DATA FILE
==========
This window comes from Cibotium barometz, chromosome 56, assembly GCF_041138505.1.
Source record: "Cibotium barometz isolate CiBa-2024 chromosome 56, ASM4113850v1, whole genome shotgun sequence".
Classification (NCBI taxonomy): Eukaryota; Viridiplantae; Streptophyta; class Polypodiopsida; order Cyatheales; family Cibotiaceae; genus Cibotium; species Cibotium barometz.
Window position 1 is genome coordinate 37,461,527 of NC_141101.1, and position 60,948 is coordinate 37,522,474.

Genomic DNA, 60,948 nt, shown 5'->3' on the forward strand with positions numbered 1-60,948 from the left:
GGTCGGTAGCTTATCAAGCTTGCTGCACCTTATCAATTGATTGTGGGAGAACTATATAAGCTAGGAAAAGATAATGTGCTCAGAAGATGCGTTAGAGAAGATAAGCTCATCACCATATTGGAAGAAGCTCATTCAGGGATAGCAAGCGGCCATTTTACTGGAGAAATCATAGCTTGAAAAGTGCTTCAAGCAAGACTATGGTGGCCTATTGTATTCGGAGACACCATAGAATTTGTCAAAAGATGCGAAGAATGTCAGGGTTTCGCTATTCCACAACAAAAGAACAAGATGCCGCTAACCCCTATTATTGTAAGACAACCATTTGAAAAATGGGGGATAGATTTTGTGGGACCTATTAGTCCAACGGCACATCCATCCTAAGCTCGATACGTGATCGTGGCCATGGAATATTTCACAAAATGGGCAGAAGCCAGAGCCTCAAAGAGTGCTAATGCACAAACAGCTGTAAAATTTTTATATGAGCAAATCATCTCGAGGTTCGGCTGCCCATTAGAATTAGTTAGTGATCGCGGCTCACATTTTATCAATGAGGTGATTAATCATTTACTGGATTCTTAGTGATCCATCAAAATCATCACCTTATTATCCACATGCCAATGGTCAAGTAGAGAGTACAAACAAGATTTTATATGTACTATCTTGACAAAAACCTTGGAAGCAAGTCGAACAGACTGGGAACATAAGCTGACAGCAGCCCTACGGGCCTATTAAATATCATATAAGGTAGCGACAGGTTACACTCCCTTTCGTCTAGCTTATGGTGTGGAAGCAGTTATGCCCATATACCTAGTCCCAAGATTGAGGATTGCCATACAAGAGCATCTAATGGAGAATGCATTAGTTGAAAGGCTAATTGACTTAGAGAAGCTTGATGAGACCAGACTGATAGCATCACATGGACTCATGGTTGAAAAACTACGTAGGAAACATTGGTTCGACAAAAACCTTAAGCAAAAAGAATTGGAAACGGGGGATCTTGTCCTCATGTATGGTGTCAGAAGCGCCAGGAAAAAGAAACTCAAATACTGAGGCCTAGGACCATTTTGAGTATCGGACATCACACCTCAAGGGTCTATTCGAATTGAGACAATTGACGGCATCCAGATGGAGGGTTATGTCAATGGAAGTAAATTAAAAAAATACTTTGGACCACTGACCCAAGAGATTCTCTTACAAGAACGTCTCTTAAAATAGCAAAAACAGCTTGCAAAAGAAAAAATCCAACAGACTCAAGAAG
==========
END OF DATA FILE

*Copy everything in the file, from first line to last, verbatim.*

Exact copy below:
This window comes from Cibotium barometz, chromosome 56, assembly GCF_041138505.1.
Source record: "Cibotium barometz isolate CiBa-2024 chromosome 56, ASM4113850v1, whole genome shotgun sequence".
Classification (NCBI taxonomy): Eukaryota; Viridiplantae; Streptophyta; class Polypodiopsida; order Cyatheales; family Cibotiaceae; genus Cibotium; species Cibotium barometz.
Window position 1 is genome coordinate 37,461,527 of NC_141101.1, and position 60,948 is coordinate 37,522,474.

Genomic DNA, 60,948 nt, shown 5'->3' on the forward strand with positions numbered 1-60,948 from the left:
GGTCGGTAGCTTATCAAGCTTGCTGCACCTTATCAATTGATTGTGGGAGAACTATATAAGCTAGGAAAAGATAATGTGCTCAGAAGATGCGTTAGAGAAGATAAGCTCATCACCATATTGGAAGAAGCTCATTCAGGGATAGCAAGCGGCCATTTTACTGGAGAAATCATAGCTTGAAAAGTGCTTCAAGCAAGACTATGGTGGCCTATTGTATTCGGAGACACCATAGAATTTGTCAAAAGATGCGAAGAATGTCAGGGTTTCGCTATTCCACAACAAAAGAACAAGATGCCGCTAACCCCTATTATTGTAAGACAACCATTTGAAAAATGGGGGATAGATTTTGTGGGACCTATTAGTCCAACGGCACATCCATCCTAAGCTCGATACGTGATCGTGGCCATGGAATATTTCACAAAATGGGCAGAAGCCAGAGCCTCAAAGAGTGCTAATGCACAAACAGCTGTAAAATTTTTATATGAGCAAATCATCTCGAGGTTCGGCTGCCCATTAGAATTAGTTAGTGATCGCGGCTCACATTTTATCAATGAGGTGATTAATCATTTACTGGATTCTTAGTGATCCATCAAAATCATCACCTTATTATCCACATGCCAATGGTCAAGTAGAGAGTACAAACAAGATTTTATATGTACTATCTTGACAAAAACCTTGGAAGCAAGTCGAACAGACTGGGAACATAAGCTGACAGCAGCCCTACGGGCCTATTAAATATCATATAAGGTAGCGACAGGTTACACTCCCTTTCGTCTAGCTTATGGTGTGGAAGCAGTTATGCCCATATACCTAGTCCCAAGATTGAGGATTGCCATACAAGAGCATCTAATGGAGAATGCATTAGTTGAAAGGCTAATTGACTTAGAGAAGCTTGATGAGACCAGACTGATAGCATCACATGGACTCATGGTTGAAAAACTACGTAGGAAACATTGGTTCGACAAAAACCTTAAGCAAAAAGAATTGGAAACGGGGGATCTTGTCCTCATGTATGGTGTCAGAAGCGCCAGGAAAAAGAAACTCAAATACTGAGGCCTAGGACCATTTTGAGTATCGGACATCACACCTCAAGGGTCTATTCGAATTGAGACAATTGACGGCATCCAGATGGAGGGTTATGTCAATGGAAGTAAATTAAAAAAATACTTTGGACCACTGACCCAAGAGATTCTCTTACAAGAACGTCTCTTAAAATAGCAAAAACAGCTTGCAAAAGAAAAAATCCAACAGACTCAAGAAG